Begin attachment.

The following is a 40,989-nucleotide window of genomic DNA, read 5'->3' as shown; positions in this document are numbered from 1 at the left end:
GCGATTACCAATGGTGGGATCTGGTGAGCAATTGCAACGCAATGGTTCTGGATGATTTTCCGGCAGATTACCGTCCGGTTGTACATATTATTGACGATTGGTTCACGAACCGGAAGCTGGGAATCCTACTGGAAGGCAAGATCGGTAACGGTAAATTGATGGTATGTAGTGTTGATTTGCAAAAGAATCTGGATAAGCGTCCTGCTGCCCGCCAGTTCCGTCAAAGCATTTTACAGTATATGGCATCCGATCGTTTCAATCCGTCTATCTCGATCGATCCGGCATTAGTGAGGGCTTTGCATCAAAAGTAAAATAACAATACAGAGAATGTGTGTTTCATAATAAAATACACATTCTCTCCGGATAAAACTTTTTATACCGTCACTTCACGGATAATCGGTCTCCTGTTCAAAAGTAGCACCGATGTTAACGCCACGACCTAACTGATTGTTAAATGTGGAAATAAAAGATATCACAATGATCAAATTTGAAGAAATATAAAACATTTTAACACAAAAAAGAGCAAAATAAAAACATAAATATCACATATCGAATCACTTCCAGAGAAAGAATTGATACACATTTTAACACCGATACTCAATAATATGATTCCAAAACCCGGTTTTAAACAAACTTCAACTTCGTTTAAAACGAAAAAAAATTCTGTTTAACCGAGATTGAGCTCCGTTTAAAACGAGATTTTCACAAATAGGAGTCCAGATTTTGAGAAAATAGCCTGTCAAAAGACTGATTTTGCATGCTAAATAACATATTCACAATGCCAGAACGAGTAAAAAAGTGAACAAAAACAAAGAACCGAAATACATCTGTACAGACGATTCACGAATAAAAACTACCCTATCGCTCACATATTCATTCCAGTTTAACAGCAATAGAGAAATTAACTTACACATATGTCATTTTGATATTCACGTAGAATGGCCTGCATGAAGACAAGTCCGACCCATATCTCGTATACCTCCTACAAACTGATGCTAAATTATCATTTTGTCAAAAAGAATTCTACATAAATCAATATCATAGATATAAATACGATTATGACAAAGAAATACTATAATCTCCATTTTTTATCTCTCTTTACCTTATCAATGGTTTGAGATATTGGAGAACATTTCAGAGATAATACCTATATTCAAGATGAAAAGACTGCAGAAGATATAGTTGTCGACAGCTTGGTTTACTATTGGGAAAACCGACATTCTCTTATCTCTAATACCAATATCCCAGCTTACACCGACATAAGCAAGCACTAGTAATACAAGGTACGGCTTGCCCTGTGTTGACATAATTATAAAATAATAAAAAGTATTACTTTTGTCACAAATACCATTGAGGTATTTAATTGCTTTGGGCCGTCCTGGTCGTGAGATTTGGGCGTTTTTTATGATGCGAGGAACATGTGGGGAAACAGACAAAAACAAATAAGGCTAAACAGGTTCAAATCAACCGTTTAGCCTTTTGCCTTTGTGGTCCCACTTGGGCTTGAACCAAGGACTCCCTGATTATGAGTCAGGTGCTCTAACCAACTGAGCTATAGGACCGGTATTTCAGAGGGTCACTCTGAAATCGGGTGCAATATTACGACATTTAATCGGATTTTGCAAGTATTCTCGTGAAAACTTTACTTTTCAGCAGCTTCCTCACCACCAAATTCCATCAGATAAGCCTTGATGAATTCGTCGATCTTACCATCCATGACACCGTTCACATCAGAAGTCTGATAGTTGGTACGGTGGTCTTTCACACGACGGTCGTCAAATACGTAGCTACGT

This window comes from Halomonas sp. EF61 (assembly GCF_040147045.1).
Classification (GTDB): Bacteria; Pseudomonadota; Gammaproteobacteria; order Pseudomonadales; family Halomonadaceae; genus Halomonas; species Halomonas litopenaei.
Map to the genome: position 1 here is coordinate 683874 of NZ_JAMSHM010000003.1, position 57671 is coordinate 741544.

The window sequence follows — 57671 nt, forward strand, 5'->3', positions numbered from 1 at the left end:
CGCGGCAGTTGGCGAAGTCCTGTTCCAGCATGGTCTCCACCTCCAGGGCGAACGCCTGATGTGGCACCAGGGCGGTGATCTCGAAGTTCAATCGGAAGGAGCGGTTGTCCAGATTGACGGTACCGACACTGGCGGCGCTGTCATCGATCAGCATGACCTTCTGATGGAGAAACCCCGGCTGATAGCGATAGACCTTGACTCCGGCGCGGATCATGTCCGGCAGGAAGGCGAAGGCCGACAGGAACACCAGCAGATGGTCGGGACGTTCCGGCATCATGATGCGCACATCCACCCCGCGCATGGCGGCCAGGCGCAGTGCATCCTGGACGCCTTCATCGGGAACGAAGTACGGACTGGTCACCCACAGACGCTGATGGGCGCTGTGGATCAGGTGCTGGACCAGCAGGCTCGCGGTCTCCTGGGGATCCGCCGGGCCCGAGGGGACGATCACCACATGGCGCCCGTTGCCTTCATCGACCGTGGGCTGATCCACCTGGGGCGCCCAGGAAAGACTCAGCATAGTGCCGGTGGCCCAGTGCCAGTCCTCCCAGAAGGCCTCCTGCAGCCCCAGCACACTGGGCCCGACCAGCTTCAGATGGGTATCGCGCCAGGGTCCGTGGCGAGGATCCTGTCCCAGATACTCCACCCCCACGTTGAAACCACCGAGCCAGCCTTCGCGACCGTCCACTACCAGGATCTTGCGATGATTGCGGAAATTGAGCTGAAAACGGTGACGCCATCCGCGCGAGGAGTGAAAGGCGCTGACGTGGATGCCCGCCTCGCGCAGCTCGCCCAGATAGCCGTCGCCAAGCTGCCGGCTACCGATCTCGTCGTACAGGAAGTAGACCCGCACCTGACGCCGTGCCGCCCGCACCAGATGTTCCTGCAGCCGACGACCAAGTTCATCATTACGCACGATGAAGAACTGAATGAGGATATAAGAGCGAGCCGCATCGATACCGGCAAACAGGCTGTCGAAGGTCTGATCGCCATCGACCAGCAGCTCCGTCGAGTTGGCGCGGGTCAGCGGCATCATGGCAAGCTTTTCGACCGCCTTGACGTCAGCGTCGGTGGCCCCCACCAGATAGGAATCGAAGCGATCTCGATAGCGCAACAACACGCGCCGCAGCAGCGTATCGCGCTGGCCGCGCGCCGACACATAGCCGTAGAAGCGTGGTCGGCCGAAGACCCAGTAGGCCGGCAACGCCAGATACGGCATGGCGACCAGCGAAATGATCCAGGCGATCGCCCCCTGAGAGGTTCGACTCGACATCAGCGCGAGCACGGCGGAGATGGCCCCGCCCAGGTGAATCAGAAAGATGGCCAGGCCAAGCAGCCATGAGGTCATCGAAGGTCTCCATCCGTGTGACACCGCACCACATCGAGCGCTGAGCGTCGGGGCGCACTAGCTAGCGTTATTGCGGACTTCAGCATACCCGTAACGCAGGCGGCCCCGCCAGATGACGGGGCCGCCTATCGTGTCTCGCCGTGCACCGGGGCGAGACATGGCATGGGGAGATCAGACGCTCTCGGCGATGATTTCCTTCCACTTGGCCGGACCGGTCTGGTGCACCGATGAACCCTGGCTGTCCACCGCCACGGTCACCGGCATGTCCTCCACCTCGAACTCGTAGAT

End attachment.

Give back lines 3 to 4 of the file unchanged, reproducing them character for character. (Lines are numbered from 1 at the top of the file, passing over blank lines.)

This window comes from Halomonas sp. EF61 (assembly GCF_040147045.1).
Classification (GTDB): Bacteria; Pseudomonadota; Gammaproteobacteria; order Pseudomonadales; family Halomonadaceae; genus Halomonas; species Halomonas litopenaei.